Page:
Multiple nuclear arms control treaties have collapsed in recent years, but analogies associated with them have returned as possible inspiration to manage risks stemming from artificial intelligence (AI) advancement.
Some welcome nuclear arms control analogies as an important aid to understanding strategic competition in AI, while others see them as an irrelevant distraction, weakening the focus on new frameworks to manage AI’s unique and unprecedented aspects.
The focus of this debate is sometimes too narrow or overly selective when a wider examination of arms control geopolitics can identify both irrelevant and valuable parallels to assist global security governance for AI.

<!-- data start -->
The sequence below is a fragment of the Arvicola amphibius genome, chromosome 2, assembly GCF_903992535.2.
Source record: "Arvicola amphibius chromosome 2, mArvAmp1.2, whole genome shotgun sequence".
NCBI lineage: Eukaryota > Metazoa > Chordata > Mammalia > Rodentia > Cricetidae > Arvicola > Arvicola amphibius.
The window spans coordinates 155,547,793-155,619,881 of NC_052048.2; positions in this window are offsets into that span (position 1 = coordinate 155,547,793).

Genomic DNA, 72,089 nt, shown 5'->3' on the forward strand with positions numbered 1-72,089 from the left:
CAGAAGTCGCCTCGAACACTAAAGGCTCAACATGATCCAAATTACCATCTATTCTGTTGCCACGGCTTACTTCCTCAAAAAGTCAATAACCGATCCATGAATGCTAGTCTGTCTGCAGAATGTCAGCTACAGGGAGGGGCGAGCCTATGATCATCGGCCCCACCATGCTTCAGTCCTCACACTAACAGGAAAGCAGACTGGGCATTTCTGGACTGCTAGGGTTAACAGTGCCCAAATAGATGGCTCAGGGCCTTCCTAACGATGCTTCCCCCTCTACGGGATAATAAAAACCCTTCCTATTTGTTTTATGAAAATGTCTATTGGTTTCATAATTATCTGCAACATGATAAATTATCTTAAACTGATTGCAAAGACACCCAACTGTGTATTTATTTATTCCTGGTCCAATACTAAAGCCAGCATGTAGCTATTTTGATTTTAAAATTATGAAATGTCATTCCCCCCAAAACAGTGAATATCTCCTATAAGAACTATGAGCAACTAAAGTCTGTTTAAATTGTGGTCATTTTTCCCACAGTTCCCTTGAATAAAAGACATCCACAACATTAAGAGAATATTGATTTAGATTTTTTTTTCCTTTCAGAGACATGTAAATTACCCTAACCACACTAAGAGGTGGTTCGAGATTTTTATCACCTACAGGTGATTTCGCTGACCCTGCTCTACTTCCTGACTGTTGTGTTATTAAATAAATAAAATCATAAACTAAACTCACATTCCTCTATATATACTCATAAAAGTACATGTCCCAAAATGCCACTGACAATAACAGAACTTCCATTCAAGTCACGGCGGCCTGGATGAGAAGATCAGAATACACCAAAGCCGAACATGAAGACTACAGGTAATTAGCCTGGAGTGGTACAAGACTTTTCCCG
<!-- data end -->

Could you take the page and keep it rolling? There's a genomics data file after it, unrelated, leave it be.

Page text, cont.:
Great power leaders frequently equate AI advancement with arms racing, reasoning that powers lagging behind will soon see their great power status weakened. This logic serves to intensify competition, risking a spiral into more unsafe AI practices.
The global norm institutionalization that established nuclear taboos can also stigmatize unethical AI practices. Emphasizing reciprocal risk reduction offers pragmatic starting points for great power management of AI safety.
This research is part of the Reignite Multilateralism via Technology (REMIT) project, funded by the European Union’s Horizon Europe research and innovation programme under Grant Agreement No. 101094228.